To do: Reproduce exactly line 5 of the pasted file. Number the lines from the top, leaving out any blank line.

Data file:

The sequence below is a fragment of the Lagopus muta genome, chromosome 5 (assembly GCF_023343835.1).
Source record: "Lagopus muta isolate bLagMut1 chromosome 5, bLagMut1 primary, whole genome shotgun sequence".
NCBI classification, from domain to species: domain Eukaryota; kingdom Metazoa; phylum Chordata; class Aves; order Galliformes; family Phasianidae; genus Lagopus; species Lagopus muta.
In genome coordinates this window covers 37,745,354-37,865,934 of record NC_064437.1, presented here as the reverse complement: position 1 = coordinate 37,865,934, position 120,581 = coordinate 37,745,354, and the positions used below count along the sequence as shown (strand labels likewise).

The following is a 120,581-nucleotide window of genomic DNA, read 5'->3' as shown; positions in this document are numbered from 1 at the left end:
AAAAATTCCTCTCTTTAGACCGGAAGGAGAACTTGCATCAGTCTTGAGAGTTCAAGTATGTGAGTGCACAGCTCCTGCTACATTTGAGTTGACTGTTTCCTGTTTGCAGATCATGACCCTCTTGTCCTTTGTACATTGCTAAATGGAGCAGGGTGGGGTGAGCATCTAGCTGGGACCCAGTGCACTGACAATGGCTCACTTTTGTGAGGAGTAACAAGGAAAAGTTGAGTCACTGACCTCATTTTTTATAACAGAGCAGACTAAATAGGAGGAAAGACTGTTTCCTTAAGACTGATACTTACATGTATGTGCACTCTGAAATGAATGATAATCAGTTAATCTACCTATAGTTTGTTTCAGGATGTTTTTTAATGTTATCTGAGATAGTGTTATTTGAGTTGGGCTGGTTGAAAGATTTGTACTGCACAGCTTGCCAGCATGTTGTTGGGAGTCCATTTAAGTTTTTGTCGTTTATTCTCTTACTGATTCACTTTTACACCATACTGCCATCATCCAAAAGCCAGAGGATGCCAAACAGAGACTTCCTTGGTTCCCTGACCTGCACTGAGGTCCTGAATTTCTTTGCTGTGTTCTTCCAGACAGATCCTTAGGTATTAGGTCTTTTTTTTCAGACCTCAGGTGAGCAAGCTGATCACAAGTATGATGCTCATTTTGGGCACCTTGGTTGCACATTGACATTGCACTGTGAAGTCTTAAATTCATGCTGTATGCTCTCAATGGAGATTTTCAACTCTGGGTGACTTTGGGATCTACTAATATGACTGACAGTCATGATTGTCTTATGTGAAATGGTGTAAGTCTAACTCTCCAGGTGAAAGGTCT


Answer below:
The following is a 120,581-nucleotide window of genomic DNA, read 5'->3' as shown; positions in this document are numbered from 1 at the left end: